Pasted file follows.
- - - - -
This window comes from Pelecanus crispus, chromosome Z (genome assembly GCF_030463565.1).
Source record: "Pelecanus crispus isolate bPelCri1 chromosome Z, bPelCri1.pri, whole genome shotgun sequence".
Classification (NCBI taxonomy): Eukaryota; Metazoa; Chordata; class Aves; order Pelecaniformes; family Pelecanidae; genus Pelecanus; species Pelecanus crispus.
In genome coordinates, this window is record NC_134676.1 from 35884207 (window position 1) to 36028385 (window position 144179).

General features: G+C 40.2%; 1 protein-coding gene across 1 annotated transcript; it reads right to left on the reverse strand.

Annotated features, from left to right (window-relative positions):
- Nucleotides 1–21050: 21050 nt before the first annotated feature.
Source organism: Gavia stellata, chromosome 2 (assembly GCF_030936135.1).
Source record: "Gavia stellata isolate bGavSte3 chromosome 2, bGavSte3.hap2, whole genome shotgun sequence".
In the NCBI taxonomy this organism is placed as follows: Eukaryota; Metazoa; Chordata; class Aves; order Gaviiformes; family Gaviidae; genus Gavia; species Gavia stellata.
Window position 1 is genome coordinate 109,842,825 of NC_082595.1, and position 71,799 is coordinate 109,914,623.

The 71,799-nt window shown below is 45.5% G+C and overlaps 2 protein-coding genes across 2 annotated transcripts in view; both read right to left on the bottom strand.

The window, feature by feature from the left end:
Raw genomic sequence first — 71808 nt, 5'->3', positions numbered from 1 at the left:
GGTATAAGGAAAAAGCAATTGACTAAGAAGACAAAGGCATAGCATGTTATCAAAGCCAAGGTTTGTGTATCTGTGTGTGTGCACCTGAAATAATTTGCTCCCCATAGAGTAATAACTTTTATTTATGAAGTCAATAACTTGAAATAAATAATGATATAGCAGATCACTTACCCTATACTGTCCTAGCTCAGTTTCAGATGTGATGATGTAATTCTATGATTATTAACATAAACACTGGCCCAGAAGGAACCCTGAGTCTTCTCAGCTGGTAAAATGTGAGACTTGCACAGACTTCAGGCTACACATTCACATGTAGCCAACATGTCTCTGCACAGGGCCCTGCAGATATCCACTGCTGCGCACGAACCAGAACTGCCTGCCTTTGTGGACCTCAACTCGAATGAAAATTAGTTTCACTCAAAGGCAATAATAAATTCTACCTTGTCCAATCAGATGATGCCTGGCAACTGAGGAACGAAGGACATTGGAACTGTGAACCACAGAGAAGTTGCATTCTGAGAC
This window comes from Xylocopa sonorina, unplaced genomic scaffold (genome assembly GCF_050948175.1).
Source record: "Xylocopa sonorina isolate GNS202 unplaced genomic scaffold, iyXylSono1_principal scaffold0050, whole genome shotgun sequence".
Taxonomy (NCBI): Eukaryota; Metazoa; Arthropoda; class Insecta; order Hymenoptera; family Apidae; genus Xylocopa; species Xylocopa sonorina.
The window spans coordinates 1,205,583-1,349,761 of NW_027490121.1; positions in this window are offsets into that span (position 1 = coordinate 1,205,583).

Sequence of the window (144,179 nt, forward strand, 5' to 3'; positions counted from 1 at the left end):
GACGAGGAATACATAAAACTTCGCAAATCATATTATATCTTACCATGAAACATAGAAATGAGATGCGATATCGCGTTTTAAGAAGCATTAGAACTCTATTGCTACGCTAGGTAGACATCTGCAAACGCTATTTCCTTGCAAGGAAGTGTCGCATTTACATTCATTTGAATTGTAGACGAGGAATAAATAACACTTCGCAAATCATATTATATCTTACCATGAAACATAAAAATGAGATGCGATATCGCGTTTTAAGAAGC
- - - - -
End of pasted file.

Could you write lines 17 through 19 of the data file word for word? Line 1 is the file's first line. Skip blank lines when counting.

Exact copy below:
Source record: "Xylocopa sonorina isolate GNS202 unplaced genomic scaffold, iyXylSono1_principal scaffold0050, whole genome shotgun sequence".
Taxonomy (NCBI): Eukaryota; Metazoa; Arthropoda; class Insecta; order Hymenoptera; family Apidae; genus Xylocopa; species Xylocopa sonorina.
The window spans coordinates 1,205,583-1,349,761 of NW_027490121.1; positions in this window are offsets into that span (position 1 = coordinate 1,205,583).